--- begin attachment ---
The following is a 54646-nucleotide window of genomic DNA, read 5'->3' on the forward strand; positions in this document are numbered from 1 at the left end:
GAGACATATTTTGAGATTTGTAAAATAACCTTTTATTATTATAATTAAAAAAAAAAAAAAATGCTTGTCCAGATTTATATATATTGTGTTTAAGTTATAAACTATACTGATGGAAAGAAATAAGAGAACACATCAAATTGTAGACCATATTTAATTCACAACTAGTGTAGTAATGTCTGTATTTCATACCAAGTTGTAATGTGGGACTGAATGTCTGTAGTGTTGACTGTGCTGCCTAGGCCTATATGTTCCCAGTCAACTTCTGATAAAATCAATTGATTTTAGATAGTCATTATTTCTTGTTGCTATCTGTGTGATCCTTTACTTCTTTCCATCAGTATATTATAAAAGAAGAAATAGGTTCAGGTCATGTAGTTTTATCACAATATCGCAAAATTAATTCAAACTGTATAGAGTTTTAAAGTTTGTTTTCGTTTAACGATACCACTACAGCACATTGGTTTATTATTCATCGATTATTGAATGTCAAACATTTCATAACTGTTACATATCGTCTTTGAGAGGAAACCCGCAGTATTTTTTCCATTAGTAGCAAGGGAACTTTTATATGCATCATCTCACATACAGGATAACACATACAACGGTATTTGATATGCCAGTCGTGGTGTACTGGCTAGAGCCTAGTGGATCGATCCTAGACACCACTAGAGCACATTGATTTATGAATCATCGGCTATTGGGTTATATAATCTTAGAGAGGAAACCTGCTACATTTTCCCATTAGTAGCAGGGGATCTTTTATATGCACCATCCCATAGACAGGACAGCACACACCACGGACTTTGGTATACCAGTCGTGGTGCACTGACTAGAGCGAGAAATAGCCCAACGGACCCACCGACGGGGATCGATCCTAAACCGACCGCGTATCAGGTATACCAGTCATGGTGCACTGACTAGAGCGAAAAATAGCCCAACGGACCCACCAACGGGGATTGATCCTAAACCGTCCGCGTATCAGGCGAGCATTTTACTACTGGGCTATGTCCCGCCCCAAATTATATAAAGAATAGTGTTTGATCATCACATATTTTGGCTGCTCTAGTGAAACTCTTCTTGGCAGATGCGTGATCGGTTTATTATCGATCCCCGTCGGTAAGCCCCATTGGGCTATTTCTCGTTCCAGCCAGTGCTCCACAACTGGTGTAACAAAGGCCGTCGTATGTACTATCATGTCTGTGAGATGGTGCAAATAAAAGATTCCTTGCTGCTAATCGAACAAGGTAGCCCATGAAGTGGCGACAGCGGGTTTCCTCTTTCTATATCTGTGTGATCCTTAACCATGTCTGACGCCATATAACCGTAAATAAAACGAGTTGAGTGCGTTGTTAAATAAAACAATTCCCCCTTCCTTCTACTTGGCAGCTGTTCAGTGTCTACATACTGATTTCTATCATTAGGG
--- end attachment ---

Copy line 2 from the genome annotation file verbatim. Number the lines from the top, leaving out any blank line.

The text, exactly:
GAGACATATTTTGAGATTTGTAAAATAACCTTTTATTATTATAATTAAAAAAAAAAAAAAATGCTTGTCCAGATTTATATATATTGTGTTTAAGTTATAAACTATACTGATGGAAAGAAATAAGAGAACACATCAAATTGTAGACCATATTTAATTCACAACTAGTGTAGTAATGTCTGTATTTCATACCAAGTTGTAATGTGGGACTGAATGTCTGTAGTGTTGACTGTGCTGCCTAGGCCTATATGTTCCCAGTCAACTTCTGATAAAATCAATTGATTTTAGATAGTCATTATTTCTTGTTGCTATCTGTGTGATCCTTTACTTCTTTCCATCAGTATATTATAAAAGAAGAAATAGGTTCAGGTCATGTAGTTTTATCACAATATCGCAAAATTAATTCAAACTGTATAGAGTTTTAAAGTTTGTTTTCGTTTAACGATACCACTACAGCACATTGGTTTATTATTCATCGATTATTGAATGTCAAACATTTCATAACTGTTACATATCGTCTTTGAGAGGAAACCCGCAGTATTTTTTCCATTAGTAGCAAGGGAACTTTTATATGCATCATCTCACATACAGGATAACACATACAACGGTATTTGATATGCCAGTCGTGGTGTACTGGCTAGAGCCTAGTGGATCGATCCTAGACACCACTAGAGCACATTGATTTATGAATCATCGGCTATTGGGTTATATAATCTTAGAGAGGAAACCTGCTACATTTTCCCATTAGTAGCAGGGGATCTTTTATATGCACCATCCCATAGACAGGACAGCACACACCACGGACTTTGGTATACCAGTCGTGGTGCACTGACTAGAGCGAGAAATAGCCCAACGGACCCACCGACGGGGATCGATCCTAAACCGACCGCGTATCAGGTATACCAGTCATGGTGCACTGACTAGAGCGAAAAATAGCCCAACGGACCCACCAACGGGGATTGATCCTAAACCGTCCGCGTATCAGGCGAGCATTTTACTACTGGGCTATGTCCCGCCCCAAATTATATAAAGAATAGTGTTTGATCATCACATATTTTGGCTGCTCTAGTGAAACTCTTCTTGGCAGATGCGTGATCGGTTTATTATCGATCCCCGTCGGTAAGCCCCATTGGGCTATTTCTCGTTCCAGCCAGTGCTCCACAACTGGTGTAACAAAGGCCGTCGTATGTACTATCATGTCTGTGAGATGGTGCAAATAAAAGATTCCTTGCTGCTAATCGAACAAGGTAGCCCATGAAGTGGCGACAGCGGGTTTCCTCTTTCTATATCTGTGTGATCCTTAACCATGTCTGACGCCATATAACCGTAAATAAAACGAGTTGAGTGCGTTGTTAAATAAAACAATTCCCCCTTCCTTCTACTTGGCAGCTGTTCAGTGTCTACATACTGATTTCTATCATTAGGG